It might increasingly be about 6-7 months before your biological one, if you are still in diapers today, according to a study commissioned by AVG that came out today (can’t find the actual study yet). And it seems obvious to me, but maybe not to others, that parents should start thinking about what they post before their kids are even old enough to sit up on their own, much less start banging on a keyboard/panel/iPad…
Posts tagged: Digital Responsibility
I’m sure there are many people out there who feel the same way as Sammy and RJ – that the studio is a soul less entity. But even if you buy into those “set painter” PSAs that the studios ran a while back, reminding us that there are real people impacted by piracy. It seems that in light of ACTA and the feeling that many, including myself, get that this agreement would further remove the finished product from those that create it… it would almost seem laughable to think that piracy impacts the “boots on the ground” in any real way anymore.
I think one would have to be living under a rock, or listening to nothing by satellite (more on that later… it’s been bubbling in my head for a while, but this is one of the reasons why it is bad) or top40 radio not to have heard about this atrocity in BC.
Now, while social networking has helped perform surgery, helped after having been arrested or been taken captive, it has also been used to propagate crimes as in this case where photos of the incident have spread onto Facebook and from there… not even Mark, Sergey or Larry know where. If you are one of the many who don’t understand take a look at this earlier post or this video:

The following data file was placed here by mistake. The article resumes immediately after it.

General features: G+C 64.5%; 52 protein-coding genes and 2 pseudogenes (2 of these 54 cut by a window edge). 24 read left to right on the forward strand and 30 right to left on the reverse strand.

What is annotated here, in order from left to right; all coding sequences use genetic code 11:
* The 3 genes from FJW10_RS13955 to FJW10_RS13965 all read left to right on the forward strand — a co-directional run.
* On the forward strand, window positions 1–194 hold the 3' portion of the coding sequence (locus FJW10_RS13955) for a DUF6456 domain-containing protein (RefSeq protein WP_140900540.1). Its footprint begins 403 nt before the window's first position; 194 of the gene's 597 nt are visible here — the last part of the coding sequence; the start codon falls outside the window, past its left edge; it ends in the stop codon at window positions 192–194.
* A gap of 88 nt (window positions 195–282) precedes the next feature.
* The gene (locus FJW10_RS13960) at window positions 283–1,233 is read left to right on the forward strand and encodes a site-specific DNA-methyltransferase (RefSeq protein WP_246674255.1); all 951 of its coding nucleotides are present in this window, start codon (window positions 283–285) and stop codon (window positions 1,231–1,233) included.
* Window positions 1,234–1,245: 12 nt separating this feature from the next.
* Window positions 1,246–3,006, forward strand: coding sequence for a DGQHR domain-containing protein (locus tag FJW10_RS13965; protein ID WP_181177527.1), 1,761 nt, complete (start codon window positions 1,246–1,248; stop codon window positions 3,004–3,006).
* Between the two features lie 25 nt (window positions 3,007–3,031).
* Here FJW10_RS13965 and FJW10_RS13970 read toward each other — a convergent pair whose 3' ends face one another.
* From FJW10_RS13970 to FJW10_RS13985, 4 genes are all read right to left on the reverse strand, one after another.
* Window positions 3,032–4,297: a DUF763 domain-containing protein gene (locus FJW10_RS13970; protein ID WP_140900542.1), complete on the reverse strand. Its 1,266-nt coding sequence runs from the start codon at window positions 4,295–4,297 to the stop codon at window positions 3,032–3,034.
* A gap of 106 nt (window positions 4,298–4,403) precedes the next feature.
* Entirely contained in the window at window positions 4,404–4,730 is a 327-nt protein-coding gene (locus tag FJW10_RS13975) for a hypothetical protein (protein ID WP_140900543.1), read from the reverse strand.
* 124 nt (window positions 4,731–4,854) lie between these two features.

What happened in BC certainly goes beyond what the previous worry of sexting ever could have been and into the criminal. But can anything good come of this? Well perhaps. It looks like the school board(s) that are involved will be looking into putting something regarding this new reality into the curriculum. The only problem I see is that they are waiting until grade 10 to talk about this, when they should be starting to talk about responsibility and the use of digital media much earlier… say in kindergarten. We should be teaching the mantra of “Think before you post” right from the start. Perhaps starting with ideas about controlling what information is safe to post… essentially the modren equivalent of “don’t talk to strangers”.
PEW has just released a new report looking at how people manage their online identity and they found:
When compared with older users, young adults are more likely to restrict what they share and whom they share it with. “Contrary to the popular perception that younger users embrace a laissez-faire attitude about their online reputations, young adults are often more vigilant than older adults when it comes to managing their online identities,”